5 Minutes with Paul Van Dyk



German Grammy Award-winning producer Paul van Dyk has a lot on his plate – he’s been churning out captivating music since the time most of us were in our diapers, he tours the world almost non-stop for years on end, and he runs a prolific label with some of the electronic world’s most prominent talents under his tutelage. We managed to catch him for a few minutes before his stunning set at the Colosseum Club Jakarta last month to talk about cheesy EDM bullsh*t, how he still finds time to make music, and hiring managers…

You’ve conquered almost all the bases as a DJ, and a producer. What’s next for you?
Well, there’s always sort of a personal perspective on things, you know? And to me there are still too many things I want to do in life. And as for my passion of making and playing music, the next challenge is always the next show, so the next thing I want to conquer is that crowd.

After being in the scene for so long, what still excites you most about doing this?
Well, it’s the music. When I started, the DJ was always in the corner somewhere. We had no stages, no fame, no money whatsoever – it was really purely about the music, and that still drives me forward.

Since you’ve started, the internet has become the main battleground for budding producers, and world famous DJs alike to showcase their music to people globally. What would you say has changed most for DJs like yourself who have seen the scene change in this way?
Well, you know, it is much easier for up and coming talents to bring their music across. At the same time, let’s say like fifteen years ago, I was listening to a hundred records a week, and maybe two or three were really good. And now I’m listening to probably – not me, luckily I’ve got a filtering system now. It’s probably something around five to six thousand songs a month, and it’s still only two or three songs which are really any good. That basically shows you that the quantity went up but the quality didn’t necessarily go up that much. So, that’s obviously something that has changed. It’s so much easier, and to some extent, maybe having an A&R manager, someone who guides you, isn’t necessarily the worst thing in the world. The other things, and this is what I really enjoy, is to be able to communicate with the people that enjoy my music, and that’s something that’s really cool.

Speaking of budding talents, is there anyone whom you’re particularly psyched about?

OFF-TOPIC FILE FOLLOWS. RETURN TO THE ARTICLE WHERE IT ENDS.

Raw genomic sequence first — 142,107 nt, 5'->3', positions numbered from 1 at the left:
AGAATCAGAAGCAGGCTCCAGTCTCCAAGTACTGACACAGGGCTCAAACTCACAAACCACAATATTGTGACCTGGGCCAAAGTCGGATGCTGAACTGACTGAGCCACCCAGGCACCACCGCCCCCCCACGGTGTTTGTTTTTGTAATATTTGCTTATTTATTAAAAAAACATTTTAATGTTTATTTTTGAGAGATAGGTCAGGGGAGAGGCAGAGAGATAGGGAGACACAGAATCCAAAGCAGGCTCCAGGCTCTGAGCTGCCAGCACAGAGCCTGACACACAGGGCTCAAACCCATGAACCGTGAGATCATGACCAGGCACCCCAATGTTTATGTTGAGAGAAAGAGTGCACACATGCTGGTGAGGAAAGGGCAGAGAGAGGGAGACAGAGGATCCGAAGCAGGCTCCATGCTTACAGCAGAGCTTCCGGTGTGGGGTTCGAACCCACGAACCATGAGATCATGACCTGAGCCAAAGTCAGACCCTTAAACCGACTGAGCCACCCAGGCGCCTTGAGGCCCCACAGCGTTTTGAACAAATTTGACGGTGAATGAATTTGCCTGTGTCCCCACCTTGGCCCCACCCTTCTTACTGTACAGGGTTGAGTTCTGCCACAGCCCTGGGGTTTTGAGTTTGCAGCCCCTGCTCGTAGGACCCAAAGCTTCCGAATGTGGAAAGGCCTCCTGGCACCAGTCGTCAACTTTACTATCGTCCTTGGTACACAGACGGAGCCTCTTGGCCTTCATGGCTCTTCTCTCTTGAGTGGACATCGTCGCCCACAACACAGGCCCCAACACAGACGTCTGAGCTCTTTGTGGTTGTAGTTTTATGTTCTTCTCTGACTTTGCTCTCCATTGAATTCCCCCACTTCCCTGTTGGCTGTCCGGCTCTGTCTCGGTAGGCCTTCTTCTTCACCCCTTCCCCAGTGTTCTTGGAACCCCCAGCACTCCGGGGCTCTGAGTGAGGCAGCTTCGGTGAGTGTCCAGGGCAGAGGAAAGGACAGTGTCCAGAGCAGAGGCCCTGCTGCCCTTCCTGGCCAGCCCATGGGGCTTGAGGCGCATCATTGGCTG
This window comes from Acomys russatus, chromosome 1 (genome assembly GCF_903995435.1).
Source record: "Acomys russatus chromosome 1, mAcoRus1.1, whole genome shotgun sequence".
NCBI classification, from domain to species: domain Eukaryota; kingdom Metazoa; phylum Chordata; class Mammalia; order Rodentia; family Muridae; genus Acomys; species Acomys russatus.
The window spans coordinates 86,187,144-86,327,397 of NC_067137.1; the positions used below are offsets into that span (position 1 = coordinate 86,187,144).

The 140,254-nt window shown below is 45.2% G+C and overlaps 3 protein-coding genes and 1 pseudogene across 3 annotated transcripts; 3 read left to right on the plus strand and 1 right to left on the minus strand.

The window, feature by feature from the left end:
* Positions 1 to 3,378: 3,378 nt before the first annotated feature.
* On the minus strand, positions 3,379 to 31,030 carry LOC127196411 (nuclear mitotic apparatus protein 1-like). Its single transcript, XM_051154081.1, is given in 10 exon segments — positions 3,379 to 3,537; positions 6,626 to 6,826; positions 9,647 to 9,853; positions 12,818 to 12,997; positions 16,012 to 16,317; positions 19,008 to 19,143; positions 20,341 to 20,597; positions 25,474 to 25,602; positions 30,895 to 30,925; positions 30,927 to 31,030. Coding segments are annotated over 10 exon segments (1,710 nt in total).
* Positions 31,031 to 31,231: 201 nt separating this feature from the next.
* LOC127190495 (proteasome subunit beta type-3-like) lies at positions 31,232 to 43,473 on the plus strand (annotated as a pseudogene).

There is so much good music. We’ve just released a great song by Paul Thomas, Alex Morph is working on a great album. So there’s so many great things going on all the time. I’m missing out on so many right now. The best part is, even though there’s all this cheesy EDM bullsh*t going on, there’s still a really core base of electronic music coming out and that’s great.

In that case then, what would you tell someone who’s interested in making good music of their own?
Well, concentrate on the music. It’s not about throwing cake or things at people – that won’t last long. If you want to make an artistic career, to make it last long, then you need to leave a mark somehow. You need to make something that attracts people to what you do.

Well, at the stage that you’re at – touring the globe multiple times a year, how do you still find the time to make music?
Well, the great thing is that my setup has keyboards and laptops on stage – it’s basically like a studio. So when it’s not on stage, it’s in my hotel room so I can always make music. It’s like I live in two different places also, so I have two studios there too. I use Ableton mainly – it’s not easier, it’s easy if you want to make it easy. The thing is, I use it as a performing tool, not just a playback, so that’s a very intense concentrating job. So if I mess up, there’s suddenly no drums, no bassline, or no strings, or maybe nothing at all. And so it’s that kind of stuff that allows me to be really creative on stage, and allows me to combine being a musician and a producer, as much as being a DJ altogether and making the whole thing more intense.

www.paulvandyk.de
Text by Isaac Miranda (Juice KL)
Picture by Dekra

ila_rendered
ila_rendered
ila_rendered


04/12/14, 05:23 by Gober , Viewed 498 times.

Comments

Please login or register to post comments.